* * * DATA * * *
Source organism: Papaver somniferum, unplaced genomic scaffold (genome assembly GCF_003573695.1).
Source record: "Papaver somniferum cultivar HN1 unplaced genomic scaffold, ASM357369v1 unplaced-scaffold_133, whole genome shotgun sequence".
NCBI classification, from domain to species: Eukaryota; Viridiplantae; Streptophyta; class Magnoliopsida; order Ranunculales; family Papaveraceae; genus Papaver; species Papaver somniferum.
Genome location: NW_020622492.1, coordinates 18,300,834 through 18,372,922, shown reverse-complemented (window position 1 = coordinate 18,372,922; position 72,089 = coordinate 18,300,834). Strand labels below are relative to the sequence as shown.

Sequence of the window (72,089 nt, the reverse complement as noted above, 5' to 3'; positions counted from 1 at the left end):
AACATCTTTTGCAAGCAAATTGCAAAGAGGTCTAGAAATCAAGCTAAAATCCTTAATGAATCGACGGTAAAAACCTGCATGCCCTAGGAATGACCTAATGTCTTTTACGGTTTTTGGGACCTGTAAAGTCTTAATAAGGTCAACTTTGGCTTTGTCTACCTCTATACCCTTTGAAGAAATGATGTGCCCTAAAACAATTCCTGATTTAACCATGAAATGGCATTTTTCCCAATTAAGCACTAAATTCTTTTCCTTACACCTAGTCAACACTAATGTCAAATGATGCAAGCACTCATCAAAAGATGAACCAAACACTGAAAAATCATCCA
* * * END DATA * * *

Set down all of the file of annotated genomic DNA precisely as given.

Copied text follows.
Source organism: Papaver somniferum, unplaced genomic scaffold (genome assembly GCF_003573695.1).
Source record: "Papaver somniferum cultivar HN1 unplaced genomic scaffold, ASM357369v1 unplaced-scaffold_133, whole genome shotgun sequence".
NCBI classification, from domain to species: Eukaryota; Viridiplantae; Streptophyta; class Magnoliopsida; order Ranunculales; family Papaveraceae; genus Papaver; species Papaver somniferum.
Genome location: NW_020622492.1, coordinates 18,300,834 through 18,372,922, shown reverse-complemented (window position 1 = coordinate 18,372,922; position 72,089 = coordinate 18,300,834). Strand labels below are relative to the sequence as shown.

Sequence of the window (72,089 nt, the reverse complement as noted above, 5' to 3'; positions counted from 1 at the left end):
AACATCTTTTGCAAGCAAATTGCAAAGAGGTCTAGAAATCAAGCTAAAATCCTTAATGAATCGACGGTAAAAACCTGCATGCCCTAGGAATGACCTAATGTCTTTTACGGTTTTTGGGACCTGTAAAGTCTTAATAAGGTCAACTTTGGCTTTGTCTACCTCTATACCCTTTGAAGAAATGATGTGCCCTAAAACAATTCCTGATTTAACCATGAAATGGCATTTTTCCCAATTAAGCACTAAATTCTTTTCCTTACACCTAGTCAACACTAATGTCAAATGATGCAAGCACTCATCAAAAGATGAACCAAACACTGAAAAATCATCCA